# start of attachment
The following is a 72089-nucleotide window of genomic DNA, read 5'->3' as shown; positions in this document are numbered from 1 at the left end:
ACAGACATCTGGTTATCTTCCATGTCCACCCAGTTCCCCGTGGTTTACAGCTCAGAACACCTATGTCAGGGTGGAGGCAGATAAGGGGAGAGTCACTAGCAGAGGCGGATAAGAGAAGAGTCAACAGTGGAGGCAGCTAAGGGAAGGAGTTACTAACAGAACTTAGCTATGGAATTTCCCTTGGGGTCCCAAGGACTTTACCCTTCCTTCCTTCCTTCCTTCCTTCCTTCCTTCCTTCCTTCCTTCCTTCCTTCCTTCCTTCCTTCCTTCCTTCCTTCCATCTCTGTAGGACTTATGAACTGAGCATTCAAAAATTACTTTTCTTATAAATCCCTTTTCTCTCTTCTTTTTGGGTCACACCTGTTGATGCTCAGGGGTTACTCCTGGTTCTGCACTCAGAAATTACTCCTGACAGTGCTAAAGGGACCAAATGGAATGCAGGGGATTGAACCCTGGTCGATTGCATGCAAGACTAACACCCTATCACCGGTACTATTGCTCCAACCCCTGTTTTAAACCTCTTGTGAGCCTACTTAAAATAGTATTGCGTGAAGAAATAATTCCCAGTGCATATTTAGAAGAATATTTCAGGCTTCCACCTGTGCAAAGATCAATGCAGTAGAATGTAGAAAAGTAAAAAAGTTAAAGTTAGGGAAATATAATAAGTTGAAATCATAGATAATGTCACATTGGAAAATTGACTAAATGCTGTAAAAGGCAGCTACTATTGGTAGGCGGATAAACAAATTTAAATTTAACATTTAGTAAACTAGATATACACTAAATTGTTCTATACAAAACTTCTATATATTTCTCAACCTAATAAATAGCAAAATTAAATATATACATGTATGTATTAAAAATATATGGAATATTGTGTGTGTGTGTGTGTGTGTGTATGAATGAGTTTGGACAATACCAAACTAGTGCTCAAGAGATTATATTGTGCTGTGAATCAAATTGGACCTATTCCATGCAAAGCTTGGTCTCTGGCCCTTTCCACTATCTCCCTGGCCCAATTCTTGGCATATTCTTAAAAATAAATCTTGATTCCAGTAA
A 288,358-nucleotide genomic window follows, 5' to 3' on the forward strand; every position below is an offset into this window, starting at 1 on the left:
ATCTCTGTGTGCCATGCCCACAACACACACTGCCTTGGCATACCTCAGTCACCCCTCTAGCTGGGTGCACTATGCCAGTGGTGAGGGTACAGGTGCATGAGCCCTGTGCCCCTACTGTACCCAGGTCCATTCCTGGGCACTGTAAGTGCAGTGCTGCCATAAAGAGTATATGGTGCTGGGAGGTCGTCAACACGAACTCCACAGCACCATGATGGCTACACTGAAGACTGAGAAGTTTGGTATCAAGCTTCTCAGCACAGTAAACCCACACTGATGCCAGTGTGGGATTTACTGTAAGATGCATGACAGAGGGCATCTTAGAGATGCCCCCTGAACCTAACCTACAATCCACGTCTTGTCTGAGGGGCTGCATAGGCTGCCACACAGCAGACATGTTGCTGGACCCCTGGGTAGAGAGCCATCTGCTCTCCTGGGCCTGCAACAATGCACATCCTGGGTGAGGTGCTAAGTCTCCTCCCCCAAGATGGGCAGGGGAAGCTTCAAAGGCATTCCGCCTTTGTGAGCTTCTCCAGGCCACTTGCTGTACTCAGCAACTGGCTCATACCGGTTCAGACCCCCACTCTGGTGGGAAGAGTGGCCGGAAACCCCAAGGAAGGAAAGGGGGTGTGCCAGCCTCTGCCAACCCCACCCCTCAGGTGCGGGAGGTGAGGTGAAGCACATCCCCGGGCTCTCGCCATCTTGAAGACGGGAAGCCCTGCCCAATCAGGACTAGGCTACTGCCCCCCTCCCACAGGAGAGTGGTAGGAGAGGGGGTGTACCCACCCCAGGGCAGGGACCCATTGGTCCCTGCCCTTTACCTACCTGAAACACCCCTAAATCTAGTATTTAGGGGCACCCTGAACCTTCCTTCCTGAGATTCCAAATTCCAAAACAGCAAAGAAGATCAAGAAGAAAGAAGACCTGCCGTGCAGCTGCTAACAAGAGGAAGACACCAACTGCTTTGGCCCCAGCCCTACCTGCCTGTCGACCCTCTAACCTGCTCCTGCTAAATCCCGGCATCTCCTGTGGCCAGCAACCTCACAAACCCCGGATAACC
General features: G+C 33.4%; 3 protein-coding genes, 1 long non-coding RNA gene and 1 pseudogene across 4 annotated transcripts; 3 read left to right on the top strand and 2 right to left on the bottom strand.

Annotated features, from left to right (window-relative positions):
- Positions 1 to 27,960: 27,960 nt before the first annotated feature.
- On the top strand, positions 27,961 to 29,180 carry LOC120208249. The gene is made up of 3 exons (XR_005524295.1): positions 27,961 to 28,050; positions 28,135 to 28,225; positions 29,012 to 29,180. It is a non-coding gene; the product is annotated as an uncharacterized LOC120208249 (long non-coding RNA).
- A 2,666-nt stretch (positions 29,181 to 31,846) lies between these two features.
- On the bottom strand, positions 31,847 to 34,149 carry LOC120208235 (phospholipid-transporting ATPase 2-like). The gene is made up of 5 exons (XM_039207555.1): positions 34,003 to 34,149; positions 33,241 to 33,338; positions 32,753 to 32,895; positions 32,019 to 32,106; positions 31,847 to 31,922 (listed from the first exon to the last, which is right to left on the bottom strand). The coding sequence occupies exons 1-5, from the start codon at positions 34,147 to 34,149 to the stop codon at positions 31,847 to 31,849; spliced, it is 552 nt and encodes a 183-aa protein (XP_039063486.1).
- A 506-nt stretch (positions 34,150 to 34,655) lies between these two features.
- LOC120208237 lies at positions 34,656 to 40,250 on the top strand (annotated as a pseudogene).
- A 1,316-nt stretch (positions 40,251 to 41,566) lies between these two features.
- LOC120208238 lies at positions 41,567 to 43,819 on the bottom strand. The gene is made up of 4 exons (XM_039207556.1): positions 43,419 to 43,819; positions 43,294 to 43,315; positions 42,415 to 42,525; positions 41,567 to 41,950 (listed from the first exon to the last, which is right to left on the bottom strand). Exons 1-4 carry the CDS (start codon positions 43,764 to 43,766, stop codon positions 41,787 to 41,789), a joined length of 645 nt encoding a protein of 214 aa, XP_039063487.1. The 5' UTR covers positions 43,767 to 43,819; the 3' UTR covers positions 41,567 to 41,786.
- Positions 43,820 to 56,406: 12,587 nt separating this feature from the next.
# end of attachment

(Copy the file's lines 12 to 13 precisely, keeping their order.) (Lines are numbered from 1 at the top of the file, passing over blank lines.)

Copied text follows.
- LOC120208237 lies at positions 34,656 to 40,250 on the top strand (annotated as a pseudogene).
- A 1,316-nt stretch (positions 40,251 to 41,566) lies between these two features.